The library’s quest to fill gaps and perspectives in Iowa State’s history

CATEGORIES: Department News

For more than 50 years, the University Library has collected thousands of materials from students, faculty and staff. Scrapbooks, photographs, meeting minutes and stories give us a glimpse into our history as Cyclones. Still, this storied past paints an incomplete picture. Through initiatives such as Tracing Race at Iowa State and collection expansion efforts, the library seeks to uncover a nuanced account of the university’s history — one that includes the experiences and voices of Cyclones of color.

 Inside Iowa State


Teaching Professor of English Gloria Betcher is leading a research team that is part of the inaugural cohort of the Iowa State University Library Digital Scholarship and Initiatives Department’s Tracing Race at ISU Initiative. Prof. Betcher’s team is constructing an ESRI Story Map project focused on “Mapping the Black ISC Student Housing Experience to 1940.” This project has a two-fold goal: 1) identifying and writing short biographies for all Black students who studied at Iowa State up to 1940 and 2) mapping and exploring the stories of the locations where they lived (mostly off campus) when Iowa State College (ISC) exercised discriminatory housing practices.

Since its founding, Iowa State has allowed people of color to enroll, but not until the late 1940s were these students able to live on campus without being impeded by an unwritten policy that required students of color to room together. The housing situation of most early students of color at Iowa State has remained unstudied in any systematic way. This ESRI Story Map project offers an initial foray into the varied experiences of Black students at ISC. This first phase of the project focuses only on the housing experience of Black students through the end of the first stage of The Great Migration, but Betcher’s team will expand that research in the spring to encompass all students of color at Iowa State up to 1950 and their housing experiences.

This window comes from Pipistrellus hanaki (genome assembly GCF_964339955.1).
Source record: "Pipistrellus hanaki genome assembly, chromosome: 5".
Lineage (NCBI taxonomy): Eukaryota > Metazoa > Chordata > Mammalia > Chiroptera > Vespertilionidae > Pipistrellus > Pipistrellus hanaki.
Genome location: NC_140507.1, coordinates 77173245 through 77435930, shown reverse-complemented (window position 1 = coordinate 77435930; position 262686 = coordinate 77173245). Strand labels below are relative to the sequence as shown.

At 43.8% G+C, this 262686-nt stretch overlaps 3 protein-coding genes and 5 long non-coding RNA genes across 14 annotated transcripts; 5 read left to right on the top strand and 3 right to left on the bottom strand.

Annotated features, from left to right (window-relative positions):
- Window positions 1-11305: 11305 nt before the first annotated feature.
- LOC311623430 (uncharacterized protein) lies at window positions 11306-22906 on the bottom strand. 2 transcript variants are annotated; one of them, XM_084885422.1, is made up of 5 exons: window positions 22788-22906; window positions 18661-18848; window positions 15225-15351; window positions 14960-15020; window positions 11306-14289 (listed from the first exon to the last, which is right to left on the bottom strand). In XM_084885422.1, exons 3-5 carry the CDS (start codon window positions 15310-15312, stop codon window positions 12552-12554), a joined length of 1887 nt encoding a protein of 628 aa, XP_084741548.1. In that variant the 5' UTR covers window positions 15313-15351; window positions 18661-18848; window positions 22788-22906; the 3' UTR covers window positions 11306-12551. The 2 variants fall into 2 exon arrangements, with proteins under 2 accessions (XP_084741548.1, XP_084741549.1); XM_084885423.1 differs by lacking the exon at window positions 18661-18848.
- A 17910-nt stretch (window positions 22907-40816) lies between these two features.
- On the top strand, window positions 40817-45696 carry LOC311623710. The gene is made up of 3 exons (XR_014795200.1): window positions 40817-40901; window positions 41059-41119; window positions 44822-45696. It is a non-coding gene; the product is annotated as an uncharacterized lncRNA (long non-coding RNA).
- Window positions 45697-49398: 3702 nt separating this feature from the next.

Building on “HBCU Connections at Iowa State University,” researched by former ISU Resident Librarian/Archivist Shaina Destine, and the work done by retired ISU Archives Library Assistant Becky Jordan to identify student housing locations, the project team now has a working list of 80 Black students who studied at Iowa State College in the relevant time period. That list keeps growing as the team identifies more students through newspapers and other sources.

Project partners include the Ames History Museum and Prof. Ted Grevstad-Nordbrock’s Community and Regional Planning class on Documenting the Historic Built Environment. Community volunteers are associated with the NAACP and Ames History Museum, and student researchers, both graduate and undergraduate, come from the departments of English, History, Sociology, Architecture, Journalism, and Community and Regional Planning. Undergraduate English major Arie Sirotiak and graduate student in Applied Linguistics and Technology Jeanne Beck have both been part of the project team this semester. While the project currently focuses only on Black students and only on the time up to the end of first phase of The Great Migration, in spring 2022, Prof. Betcher’s team will continue work to expand coverage to the housing experience of all students of color at ISC up to 1950. Honors student in English and Women’s and Gender Studies Atlas Cahill and LAS Open Option Honors student Katelyn Squiers will join the research team as part of the First-year Honors Mentor Program, working on the project expansion with Prof. Betcher as mentor.

Through her work, Prof. Betcher has been introduced to many Black Iowa State grads whose contributions impacted their communities locally, nationally, and globally. She notes that the project and others sponsored by the Tracing Race Initiative are valuable and welcomed, saying,   “The enthusiasm for this project shown by those who hear about it confirms just how essential it is to fill the gaps in Iowa State’s narrative, both to celebrate our impressive Black alumni/ae and to understand the challenges they faced at a predominantly white institution.”